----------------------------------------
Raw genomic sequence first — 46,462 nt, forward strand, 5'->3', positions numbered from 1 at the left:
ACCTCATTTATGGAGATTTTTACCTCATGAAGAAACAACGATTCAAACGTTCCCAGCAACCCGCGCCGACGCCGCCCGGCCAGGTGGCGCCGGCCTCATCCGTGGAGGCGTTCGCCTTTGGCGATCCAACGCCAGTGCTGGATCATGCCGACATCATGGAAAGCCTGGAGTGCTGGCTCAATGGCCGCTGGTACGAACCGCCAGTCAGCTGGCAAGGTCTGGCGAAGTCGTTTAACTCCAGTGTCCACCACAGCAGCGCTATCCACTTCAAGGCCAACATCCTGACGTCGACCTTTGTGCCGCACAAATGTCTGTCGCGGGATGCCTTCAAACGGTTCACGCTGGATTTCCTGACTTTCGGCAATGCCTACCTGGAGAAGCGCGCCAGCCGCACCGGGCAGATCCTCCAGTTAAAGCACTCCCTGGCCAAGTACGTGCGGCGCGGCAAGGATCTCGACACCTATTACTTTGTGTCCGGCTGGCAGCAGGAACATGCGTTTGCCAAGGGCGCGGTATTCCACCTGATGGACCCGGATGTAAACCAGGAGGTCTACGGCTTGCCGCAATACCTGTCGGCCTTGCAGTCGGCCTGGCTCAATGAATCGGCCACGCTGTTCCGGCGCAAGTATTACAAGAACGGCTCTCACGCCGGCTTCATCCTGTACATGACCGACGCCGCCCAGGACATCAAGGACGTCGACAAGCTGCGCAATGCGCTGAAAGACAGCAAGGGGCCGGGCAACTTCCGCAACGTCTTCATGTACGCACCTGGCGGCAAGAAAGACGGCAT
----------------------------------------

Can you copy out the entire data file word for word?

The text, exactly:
Raw genomic sequence first — 46,462 nt, forward strand, 5'->3', positions numbered from 1 at the left:
ACCTCATTTATGGAGATTTTTACCTCATGAAGAAACAACGATTCAAACGTTCCCAGCAACCCGCGCCGACGCCGCCCGGCCAGGTGGCGCCGGCCTCATCCGTGGAGGCGTTCGCCTTTGGCGATCCAACGCCAGTGCTGGATCATGCCGACATCATGGAAAGCCTGGAGTGCTGGCTCAATGGCCGCTGGTACGAACCGCCAGTCAGCTGGCAAGGTCTGGCGAAGTCGTTTAACTCCAGTGTCCACCACAGCAGCGCTATCCACTTCAAGGCCAACATCCTGACGTCGACCTTTGTGCCGCACAAATGTCTGTCGCGGGATGCCTTCAAACGGTTCACGCTGGATTTCCTGACTTTCGGCAATGCCTACCTGGAGAAGCGCGCCAGCCGCACCGGGCAGATCCTCCAGTTAAAGCACTCCCTGGCCAAGTACGTGCGGCGCGGCAAGGATCTCGACACCTATTACTTTGTGTCCGGCTGGCAGCAGGAACATGCGTTTGCCAAGGGCGCGGTATTCCACCTGATGGACCCGGATGTAAACCAGGAGGTCTACGGCTTGCCGCAATACCTGTCGGCCTTGCAGTCGGCCTGGCTCAATGAATCGGCCACGCTGTTCCGGCGCAAGTATTACAAGAACGGCTCTCACGCCGGCTTCATCCTGTACATGACCGACGCCGCCCAGGACATCAAGGACGTCGACAAGCTGCGCAATGCGCTGAAAGACAGCAAGGGGCCGGGCAACTTCCGCAACGTCTTCATGTACGCACCTGGCGGCAAGAAAGACGGCAT